Defensive backs: Ron Cooper, LSU. He has built some of the SEC's top secondaries in his two seasons in Baton Rouge. His prized pupil has been cornerback Patrick Peterson, who most considered the top defensive back in the nation in 2010. Before going to LSU, Cooper, 49, helped build some strong defenses at South Carolina. He also has been head coach at Eastern Michigan, Louisville and Alabama A&M.
Coordinator: Lincoln Riley, East Carolina. The young (27) and dynamic Riley is a protege of Mike Leach and worked on Leach's Texas Tech staff for seven seasons before taking the post at East Carolina. His next stop is as a head coach.
Quarterbacks: Kliff Kingsbury, Houston. Kingsbury, 31, a former Texas Tech quarterback, is a rising star in the coaching ranks. He has done a great job grooming Case Keenum while also helping run the prolific Houston offense as co-coordinator.
Running backs: Jarrett Anderson, TCU. He is entering his 14th season with TCU, slowing earning more responsibilities along the way. Anderson became running backs coach in 2009 after serving as the Horned Frogs' receivers coach for eight seasons. Anderson, 39, also serves as co-offensive coordinator.
Receivers: Kenny Edenfield, Troy. Edenfield, 45, has been part of some dynamic offenses since returning to his alma mater in 2008. His star pupil has been Jerrel Jernigan, a 1,000-yard receiver in 2009. Edenfield also became Troy's coordinator in 2010, directing an attack that ranked 20th in the nation in scoring (34.1 ppg) and 11th in passing (296.9 ypg).
Tight ends: Jake Moreland, Western Michigan. The school has a growing reputation for grooming tight ends, thanks to Moreland. Moreland, 34, a former Broncos tight end who played in the NFL, is an exceptional teacher and recruiter. His top pupil has been Tony Scheffler, a second-round NFL pick in 2006.
Line: Bill Legg, Marshall. The cerebral Legg is a master motivator and smart coach who knows how to teach technique. Legg, 47, doubles as the Herd's offensive coordinator, a job he also held with Florida International and Purdue.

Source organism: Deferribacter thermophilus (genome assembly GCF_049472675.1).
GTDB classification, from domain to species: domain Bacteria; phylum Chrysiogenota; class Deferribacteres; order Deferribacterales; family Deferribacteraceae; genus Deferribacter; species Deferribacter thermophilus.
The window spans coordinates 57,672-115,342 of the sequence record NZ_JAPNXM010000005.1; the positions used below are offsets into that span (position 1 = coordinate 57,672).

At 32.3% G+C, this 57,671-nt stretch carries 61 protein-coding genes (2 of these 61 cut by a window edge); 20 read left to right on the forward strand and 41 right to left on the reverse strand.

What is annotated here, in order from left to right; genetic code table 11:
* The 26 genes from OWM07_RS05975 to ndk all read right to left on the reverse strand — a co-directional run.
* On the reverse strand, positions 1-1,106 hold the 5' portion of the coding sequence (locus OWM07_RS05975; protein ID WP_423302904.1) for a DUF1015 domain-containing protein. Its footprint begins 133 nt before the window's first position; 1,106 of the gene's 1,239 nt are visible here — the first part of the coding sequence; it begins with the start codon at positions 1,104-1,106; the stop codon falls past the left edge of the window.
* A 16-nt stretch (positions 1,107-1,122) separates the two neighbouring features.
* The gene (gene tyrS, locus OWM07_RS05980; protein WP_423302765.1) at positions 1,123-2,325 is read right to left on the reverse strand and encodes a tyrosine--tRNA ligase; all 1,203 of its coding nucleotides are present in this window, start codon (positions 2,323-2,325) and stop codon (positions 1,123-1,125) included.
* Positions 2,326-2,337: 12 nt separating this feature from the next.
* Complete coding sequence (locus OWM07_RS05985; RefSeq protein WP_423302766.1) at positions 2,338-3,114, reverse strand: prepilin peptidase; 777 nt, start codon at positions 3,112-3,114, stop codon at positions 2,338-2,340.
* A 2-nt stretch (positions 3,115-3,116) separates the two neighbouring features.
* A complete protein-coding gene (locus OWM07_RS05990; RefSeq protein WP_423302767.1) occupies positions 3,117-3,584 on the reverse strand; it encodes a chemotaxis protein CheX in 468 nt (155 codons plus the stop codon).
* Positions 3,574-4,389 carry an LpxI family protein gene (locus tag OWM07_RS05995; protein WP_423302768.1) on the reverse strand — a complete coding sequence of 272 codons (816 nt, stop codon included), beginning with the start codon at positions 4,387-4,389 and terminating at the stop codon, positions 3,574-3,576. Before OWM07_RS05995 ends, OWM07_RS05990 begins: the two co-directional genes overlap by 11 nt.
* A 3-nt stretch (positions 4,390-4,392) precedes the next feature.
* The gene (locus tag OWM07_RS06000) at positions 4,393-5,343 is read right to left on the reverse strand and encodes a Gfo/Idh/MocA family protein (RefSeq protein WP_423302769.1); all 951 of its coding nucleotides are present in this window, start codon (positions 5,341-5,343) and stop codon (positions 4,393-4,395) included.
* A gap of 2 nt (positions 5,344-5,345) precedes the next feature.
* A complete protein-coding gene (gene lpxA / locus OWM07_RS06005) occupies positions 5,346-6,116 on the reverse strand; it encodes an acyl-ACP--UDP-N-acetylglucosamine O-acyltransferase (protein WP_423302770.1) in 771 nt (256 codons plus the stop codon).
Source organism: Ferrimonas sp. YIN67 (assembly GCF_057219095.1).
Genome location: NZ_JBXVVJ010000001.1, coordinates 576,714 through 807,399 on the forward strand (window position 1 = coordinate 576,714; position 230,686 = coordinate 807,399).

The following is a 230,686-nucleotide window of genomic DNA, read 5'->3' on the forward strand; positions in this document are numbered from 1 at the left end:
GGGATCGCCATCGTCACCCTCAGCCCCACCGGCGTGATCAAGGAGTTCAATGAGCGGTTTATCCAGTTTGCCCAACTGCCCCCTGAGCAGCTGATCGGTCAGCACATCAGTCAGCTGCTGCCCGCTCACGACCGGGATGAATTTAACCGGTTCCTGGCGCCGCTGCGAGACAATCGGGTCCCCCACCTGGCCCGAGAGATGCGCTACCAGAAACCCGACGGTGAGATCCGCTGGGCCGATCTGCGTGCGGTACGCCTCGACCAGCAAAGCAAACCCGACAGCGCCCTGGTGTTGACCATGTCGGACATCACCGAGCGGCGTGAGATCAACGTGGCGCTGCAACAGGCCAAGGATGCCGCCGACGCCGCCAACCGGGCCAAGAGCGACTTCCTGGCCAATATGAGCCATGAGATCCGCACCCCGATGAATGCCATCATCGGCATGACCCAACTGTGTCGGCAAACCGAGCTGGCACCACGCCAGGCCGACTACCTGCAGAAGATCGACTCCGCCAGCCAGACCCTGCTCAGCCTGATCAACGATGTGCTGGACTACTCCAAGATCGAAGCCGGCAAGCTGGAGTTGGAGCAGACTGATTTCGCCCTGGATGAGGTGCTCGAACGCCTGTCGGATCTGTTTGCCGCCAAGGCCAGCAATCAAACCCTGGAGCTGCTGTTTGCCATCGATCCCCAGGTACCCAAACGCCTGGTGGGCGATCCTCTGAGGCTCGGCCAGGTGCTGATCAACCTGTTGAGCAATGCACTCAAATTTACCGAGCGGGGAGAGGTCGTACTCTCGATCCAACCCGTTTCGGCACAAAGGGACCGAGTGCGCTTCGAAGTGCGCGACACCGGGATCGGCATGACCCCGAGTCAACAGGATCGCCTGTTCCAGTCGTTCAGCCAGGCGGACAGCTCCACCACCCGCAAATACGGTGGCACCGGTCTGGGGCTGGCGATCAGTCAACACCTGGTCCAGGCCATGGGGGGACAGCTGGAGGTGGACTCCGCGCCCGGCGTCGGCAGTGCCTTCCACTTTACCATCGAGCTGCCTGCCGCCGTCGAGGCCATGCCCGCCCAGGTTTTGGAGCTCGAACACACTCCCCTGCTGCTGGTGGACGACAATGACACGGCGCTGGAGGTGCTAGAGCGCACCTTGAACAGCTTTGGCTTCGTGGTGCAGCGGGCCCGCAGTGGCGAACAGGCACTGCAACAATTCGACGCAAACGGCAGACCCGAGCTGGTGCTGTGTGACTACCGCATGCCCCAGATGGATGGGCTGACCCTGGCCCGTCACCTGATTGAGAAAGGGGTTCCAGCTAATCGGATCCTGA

Coordinator: Pete Kwiatkowski, Boise State. In his first season after Justin Wilcox left for Tennessee, Kwiatkowski turned heads in coordinating a defense that ranked No. 2 in the nation (254.7 ypg). He runs an aggressive defense and has shown a knack for developing schemes and making adjustments. Kwiatkowski, 42, doubles as the Broncos' line coach.
Line: Jim Panagos, UCF. He has made the UCF front annually one of the best in C-USA. Panagos, 39, cut his teeth as an assistant with the Minnesota Vikings (2002-05). A tremendous organizer and teacher, he is a hot commodity with a bright future. He spent three years as a salesman for a glass company before getting into coaching.
Linebackers: Bob Gregory, Boise State. The Broncos don't get enough credit for playing good defense. Gregory, 45, a former Cal defensive coordinator, is a big reason Boise State has a strong unit. He brings a high knowledge level to the field and excels at teaching fundamentals.
Secondary: Chuck Martin, Notre Dame. Martin, 43, is the former head coach at Division II power Grand Valley State (Mich.) and now is on the fast track to becoming a head coach in the FBS ranks. Martin, 43, proved his worth at Grand Valley, winning two Division II national titles and more than 91 percent of his games. Last season, his first in South Bend, he significantly improved the secondary.